NICE GUYS end up last. That pithy slogan was coined by Leo Durocher, a baseball supervisor kept in mind for exulting at injuring his opponents and for cheating his players at cards. In 1969 his Chicago Cubs had a big lead in the closing weeks of the season, but he so alienated his squad (and the umpires) that the group stopped working to make it to the World Series. In his case, nasty people completed behind.
This is among the tales informed by David Bodanis, a writer best understood for his science books, who has turned his attention to the concern of how leaders must exercise their authority. The core message in his book, “The Art of Fairness”, can be found in the subtitle: “The power of decency in a world turned mean”.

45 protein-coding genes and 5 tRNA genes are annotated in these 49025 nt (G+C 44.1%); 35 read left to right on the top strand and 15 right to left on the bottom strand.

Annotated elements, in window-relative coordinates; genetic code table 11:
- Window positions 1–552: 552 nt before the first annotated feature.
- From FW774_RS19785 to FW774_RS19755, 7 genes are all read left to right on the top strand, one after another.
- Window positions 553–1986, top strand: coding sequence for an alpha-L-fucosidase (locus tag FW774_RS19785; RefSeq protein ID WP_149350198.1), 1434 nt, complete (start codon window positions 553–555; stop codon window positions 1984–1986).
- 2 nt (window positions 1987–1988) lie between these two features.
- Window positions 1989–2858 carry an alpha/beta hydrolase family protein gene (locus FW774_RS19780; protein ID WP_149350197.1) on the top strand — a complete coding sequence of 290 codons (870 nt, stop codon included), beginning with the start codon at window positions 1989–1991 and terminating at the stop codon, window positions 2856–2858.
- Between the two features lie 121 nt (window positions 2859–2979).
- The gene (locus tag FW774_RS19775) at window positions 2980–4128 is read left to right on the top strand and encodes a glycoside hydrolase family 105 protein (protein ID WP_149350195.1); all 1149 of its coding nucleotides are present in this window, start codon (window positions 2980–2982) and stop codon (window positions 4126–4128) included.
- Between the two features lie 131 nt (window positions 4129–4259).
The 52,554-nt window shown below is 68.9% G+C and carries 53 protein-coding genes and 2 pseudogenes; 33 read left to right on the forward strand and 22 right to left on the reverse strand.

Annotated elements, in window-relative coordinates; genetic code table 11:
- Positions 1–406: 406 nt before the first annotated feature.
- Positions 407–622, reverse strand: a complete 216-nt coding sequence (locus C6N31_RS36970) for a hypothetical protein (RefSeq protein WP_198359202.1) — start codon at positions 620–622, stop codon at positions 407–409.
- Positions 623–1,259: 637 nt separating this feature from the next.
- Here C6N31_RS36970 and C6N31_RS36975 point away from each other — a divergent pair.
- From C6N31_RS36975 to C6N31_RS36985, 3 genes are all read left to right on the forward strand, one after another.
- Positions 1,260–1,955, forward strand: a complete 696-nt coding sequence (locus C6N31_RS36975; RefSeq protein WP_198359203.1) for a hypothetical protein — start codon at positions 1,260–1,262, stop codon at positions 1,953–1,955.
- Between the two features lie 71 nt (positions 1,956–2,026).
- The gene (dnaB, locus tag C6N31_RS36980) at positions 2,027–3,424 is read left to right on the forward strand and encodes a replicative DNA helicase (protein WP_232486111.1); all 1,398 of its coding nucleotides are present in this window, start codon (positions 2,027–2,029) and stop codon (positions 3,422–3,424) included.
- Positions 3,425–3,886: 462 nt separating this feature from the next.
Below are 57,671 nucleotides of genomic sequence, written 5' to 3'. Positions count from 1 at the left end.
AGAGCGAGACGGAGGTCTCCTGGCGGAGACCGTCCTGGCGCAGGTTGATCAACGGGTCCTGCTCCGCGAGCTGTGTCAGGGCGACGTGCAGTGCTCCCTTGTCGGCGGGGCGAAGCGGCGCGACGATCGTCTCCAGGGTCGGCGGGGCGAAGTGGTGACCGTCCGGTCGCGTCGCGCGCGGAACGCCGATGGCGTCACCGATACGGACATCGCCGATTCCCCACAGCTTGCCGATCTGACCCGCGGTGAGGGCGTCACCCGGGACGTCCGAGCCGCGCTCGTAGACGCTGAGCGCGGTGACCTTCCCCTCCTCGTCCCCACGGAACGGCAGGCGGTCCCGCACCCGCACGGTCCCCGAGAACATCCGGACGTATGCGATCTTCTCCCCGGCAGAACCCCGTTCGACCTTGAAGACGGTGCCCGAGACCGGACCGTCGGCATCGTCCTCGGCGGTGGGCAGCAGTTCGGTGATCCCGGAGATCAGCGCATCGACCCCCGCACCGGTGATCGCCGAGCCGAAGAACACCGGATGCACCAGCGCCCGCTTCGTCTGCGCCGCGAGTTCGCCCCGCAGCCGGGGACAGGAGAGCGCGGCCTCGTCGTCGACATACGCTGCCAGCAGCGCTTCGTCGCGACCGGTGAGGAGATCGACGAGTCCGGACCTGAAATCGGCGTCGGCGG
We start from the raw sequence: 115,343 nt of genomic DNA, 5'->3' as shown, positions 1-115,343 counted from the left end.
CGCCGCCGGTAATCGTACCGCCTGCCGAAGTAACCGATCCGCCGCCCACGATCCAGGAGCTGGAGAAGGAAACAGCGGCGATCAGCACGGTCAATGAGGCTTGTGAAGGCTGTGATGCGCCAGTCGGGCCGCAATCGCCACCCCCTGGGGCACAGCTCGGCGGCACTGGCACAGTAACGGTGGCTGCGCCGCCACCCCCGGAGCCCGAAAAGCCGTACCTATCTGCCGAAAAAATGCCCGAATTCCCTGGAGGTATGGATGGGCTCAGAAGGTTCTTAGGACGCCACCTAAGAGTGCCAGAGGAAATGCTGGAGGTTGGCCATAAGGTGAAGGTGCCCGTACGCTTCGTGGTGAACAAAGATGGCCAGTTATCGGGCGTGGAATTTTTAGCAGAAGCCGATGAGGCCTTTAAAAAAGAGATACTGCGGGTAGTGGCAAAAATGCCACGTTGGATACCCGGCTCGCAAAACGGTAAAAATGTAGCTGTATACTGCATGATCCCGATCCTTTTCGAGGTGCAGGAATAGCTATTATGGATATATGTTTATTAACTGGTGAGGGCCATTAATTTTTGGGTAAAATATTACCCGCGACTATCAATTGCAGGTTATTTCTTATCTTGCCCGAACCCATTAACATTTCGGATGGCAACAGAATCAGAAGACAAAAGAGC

The Empire State Structure was constructed in simply 13 months, and that included the dismantling of the Waldorf-Astoria hotel that rested on the site. Paul Starrett, the builder, treated his workers rather well by the requirements of the time, paying much attention to safety and paying staff members on days when it was too windy to work. Daily earnings were more than double the typical rate and hot meals were supplied on site.
The idea is known as “effectiveness salaries”. Companies that compensate employees well and treat them relatively can bring in better, more motivated staff. Unlike the majority of building and construction jobs, the Empire State Building had low …